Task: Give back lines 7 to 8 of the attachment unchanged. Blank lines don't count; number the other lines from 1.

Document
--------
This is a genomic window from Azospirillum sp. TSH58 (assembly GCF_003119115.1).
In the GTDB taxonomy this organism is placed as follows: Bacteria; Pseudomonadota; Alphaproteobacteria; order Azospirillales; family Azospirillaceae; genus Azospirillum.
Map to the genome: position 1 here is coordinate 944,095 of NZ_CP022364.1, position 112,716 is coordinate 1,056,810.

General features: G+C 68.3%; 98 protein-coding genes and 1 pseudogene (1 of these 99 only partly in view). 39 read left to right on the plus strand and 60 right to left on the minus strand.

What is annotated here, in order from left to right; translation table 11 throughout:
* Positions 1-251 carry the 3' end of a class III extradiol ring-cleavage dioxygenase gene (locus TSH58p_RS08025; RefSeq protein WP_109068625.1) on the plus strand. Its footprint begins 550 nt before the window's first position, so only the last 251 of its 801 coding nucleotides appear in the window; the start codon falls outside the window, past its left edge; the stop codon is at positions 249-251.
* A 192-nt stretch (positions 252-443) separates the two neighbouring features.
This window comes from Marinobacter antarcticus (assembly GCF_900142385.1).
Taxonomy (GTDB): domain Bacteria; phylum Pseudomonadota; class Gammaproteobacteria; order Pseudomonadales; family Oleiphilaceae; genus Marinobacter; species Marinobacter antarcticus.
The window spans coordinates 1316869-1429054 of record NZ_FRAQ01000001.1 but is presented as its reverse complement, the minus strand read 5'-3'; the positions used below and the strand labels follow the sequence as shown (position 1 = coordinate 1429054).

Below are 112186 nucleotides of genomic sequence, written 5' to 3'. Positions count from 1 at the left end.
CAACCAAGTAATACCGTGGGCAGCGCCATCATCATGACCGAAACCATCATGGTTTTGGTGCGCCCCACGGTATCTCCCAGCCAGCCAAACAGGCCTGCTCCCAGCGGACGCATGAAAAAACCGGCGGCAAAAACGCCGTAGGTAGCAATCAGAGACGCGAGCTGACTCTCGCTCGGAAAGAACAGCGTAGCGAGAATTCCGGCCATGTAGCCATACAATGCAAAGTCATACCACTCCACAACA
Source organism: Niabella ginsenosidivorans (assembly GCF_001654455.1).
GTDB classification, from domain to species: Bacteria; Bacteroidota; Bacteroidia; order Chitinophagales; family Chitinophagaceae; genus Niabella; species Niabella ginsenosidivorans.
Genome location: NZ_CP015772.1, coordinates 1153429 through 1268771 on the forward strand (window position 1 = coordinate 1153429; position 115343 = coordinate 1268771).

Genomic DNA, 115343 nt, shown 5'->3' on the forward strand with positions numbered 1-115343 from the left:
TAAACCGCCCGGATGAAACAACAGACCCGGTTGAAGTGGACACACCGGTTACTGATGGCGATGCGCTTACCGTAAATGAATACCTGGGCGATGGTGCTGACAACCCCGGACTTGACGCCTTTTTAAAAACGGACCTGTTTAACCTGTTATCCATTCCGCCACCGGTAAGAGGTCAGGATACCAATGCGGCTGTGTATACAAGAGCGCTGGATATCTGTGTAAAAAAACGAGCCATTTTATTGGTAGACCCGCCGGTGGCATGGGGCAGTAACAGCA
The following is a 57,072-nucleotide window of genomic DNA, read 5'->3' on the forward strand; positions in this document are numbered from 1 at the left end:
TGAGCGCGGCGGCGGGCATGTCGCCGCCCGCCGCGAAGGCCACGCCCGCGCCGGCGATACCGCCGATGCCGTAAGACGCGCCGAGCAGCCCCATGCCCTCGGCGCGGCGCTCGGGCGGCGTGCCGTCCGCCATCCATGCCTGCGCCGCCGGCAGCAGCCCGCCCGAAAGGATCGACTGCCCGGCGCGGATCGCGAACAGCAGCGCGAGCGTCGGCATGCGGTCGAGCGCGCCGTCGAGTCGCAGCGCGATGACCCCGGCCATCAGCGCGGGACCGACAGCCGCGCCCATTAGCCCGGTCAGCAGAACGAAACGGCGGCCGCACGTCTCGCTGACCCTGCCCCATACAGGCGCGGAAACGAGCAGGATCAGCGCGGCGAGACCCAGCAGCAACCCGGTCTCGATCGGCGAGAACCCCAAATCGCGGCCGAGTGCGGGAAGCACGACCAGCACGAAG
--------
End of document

* A 192-nt stretch (positions 252-443) separates the two neighbouring features.
This window comes from Marinobacter antarcticus (assembly GCF_900142385.1).